ATLANTA – Georgia voters would need to provide copies of their photo identification two separate times to cast absentee ballots under a bill introduced in the General Assembly.
The bill, sponsored by freshman state Sen. Jason Anavitarte, R-Dallas, marks the first move by state Republicans to overhaul election laws after Democrats carried Georgia in the 2020 presidential election and flipped both of the state’s U.S. Senate seats, largely due to historically huge mail-in voting.
Instead of the current signature-verification process, voters would need to provide a photocopy of their driver’s license, passport or other valid ID card when applying for an absentee ballot. Then, another photocopy of that ID would have to be placed in the envelope used to mail back the ballot.
Requiring photo ID for absentee voting is a top priority for Republican leaders in the 2021 legislative session after mail-in votes topped one million in all three rounds of the 2020 election cycle, far exceeding past Georgia elections.
Gov. Brian Kemp and Georgia Secretary of State Brad Raffensperger have pushed for the change after doubts from many conservative voters over verifying signatures stirred mistrust in Georgia’s election integrity. Republicans stand a strong chance of passing legislation since they control both chambers in the General Assembly.
Democratic leaders and voting rights advocates have condemned stricter ID requirements as attempts at voter suppression, noting a driver’s license, Social Security number or other identifying documents are already needed to register to vote in Georgia.
Supporters of tighter absentee ID rules point out voters must provide photo ID when casting ballots in person at polling places. They argue mail-in ballots should fall under the same requirements instead of difference rules for signature verification.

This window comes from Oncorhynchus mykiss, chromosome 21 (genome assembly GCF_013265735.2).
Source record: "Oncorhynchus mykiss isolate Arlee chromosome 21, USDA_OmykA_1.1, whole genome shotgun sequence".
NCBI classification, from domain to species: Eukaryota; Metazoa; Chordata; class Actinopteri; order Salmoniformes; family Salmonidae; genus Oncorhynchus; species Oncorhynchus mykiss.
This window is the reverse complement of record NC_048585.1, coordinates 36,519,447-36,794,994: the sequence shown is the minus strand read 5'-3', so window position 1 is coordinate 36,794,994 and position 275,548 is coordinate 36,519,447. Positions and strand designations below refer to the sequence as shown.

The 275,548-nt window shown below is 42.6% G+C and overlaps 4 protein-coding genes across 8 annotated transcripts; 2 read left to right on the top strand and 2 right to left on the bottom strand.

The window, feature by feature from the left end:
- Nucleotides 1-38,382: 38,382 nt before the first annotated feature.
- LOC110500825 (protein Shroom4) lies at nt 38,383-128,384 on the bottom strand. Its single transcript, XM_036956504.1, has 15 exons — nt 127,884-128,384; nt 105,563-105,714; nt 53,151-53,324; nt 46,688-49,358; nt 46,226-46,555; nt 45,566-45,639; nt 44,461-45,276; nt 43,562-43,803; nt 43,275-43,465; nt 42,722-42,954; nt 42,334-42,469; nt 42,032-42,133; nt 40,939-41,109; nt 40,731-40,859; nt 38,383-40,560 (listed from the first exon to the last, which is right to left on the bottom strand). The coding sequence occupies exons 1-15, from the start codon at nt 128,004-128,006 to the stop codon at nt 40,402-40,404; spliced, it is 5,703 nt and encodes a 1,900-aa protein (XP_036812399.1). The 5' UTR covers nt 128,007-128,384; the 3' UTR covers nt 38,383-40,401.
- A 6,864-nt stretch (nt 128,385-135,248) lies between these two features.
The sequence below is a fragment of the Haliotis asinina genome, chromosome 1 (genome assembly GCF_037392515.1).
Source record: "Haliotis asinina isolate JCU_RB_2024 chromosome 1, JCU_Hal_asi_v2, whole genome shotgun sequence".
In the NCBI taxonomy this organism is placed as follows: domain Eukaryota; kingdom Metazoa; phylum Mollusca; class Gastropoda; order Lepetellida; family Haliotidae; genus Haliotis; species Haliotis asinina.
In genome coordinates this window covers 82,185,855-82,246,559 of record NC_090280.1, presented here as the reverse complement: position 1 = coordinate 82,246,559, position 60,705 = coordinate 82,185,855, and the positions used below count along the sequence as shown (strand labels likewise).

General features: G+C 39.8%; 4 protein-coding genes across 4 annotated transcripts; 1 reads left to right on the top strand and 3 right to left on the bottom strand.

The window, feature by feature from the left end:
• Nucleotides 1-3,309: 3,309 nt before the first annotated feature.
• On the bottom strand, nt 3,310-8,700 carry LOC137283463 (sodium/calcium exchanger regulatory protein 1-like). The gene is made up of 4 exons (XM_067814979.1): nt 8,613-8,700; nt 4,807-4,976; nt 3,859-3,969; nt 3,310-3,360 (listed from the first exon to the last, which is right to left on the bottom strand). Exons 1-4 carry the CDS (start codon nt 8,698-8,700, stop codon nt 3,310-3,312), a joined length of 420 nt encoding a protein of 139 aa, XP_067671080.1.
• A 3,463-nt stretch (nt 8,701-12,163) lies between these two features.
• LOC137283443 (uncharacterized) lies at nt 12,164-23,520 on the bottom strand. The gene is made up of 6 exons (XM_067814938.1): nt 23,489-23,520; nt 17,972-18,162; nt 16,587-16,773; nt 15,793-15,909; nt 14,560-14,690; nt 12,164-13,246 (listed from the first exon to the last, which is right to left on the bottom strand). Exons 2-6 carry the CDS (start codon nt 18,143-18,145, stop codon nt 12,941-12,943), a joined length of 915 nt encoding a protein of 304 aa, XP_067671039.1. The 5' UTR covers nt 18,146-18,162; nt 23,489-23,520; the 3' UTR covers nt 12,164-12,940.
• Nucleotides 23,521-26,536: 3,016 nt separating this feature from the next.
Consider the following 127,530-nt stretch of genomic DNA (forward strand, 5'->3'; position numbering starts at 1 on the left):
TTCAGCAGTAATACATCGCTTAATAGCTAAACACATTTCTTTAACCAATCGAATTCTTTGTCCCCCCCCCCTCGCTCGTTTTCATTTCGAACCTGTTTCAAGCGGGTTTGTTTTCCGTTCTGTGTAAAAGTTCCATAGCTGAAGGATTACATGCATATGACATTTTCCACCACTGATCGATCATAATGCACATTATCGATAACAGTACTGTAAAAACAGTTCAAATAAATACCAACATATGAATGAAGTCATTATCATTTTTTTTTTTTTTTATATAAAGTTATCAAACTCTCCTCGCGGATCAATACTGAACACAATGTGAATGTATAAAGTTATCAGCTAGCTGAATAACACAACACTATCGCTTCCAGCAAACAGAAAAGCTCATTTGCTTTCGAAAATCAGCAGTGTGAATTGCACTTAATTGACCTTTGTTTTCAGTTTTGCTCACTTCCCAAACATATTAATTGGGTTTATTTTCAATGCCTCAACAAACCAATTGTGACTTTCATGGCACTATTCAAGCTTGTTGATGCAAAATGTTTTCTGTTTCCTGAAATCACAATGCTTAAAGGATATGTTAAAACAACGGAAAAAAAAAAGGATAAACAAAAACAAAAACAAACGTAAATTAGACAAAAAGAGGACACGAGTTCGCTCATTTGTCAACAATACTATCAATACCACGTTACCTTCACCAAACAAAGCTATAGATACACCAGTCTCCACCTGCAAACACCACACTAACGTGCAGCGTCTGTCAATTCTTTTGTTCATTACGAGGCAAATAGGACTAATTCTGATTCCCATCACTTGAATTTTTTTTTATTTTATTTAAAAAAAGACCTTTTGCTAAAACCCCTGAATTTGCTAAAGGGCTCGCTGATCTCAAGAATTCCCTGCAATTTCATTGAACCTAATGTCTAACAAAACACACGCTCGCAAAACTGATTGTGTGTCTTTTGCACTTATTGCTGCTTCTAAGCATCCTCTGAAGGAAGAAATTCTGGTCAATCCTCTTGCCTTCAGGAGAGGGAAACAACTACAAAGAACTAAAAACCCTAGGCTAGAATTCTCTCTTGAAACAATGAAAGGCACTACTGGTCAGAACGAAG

Currently, registered Georgia voters need only provide their signature on an application form to request an absentee ballot. Signatures on that request form as well as on the envelope in which voters mail their ballots are matched with other signatures in voters’ registration files before those ballots are accepted.
That process caused controversy in the weeks following former President Donald Trump’s loss in the Nov. 3 election, which he claimed was “rigged” with fraud. State election officials and federal courts rejected those claims as baseless.
Trump and his allies targeted absentee ballots and Georgia’s process for verifying signatures as ripe for fraud, though they gave no evidence backing their claims that widespread fraud occurred in the Nov. 3 election. Trump lost to Biden by 11,779 votes in Georgia.
An audit of more than 15,000 absentee ballots in Cobb County by the Georgia Bureau of Investigation also found no evidence of fraud. Still, state Republicans including Kemp and Raffensperger have urged lawmakers to do away with signature verification in favor of photo ID changes.
“We know there’s a lot of frustration out there,” Kemp said in a recent interview on Fox News. “I think it’s incumbent on us as policymakers to listen to people’s frustrations, but also at the end of the day make sure that we have secure, accessible and fair elections in the state.”
Voter advocates were quick to criticize Anavitarte’s bill after it was filed on Tuesday. They accused state Republicans of trying to change the rules of the game as Democrats gain momentum in Georgia elections.
“Georgians will see through these cynical power grabs, but it’s going to take a big fight on the part of everyone who cares about the right to vote in Georgia,” said the group Fair Fight, which was founded by former gubernatorial candidate Stacey Abrams. “Republicans are more desperate than ever to hold onto their waning power.”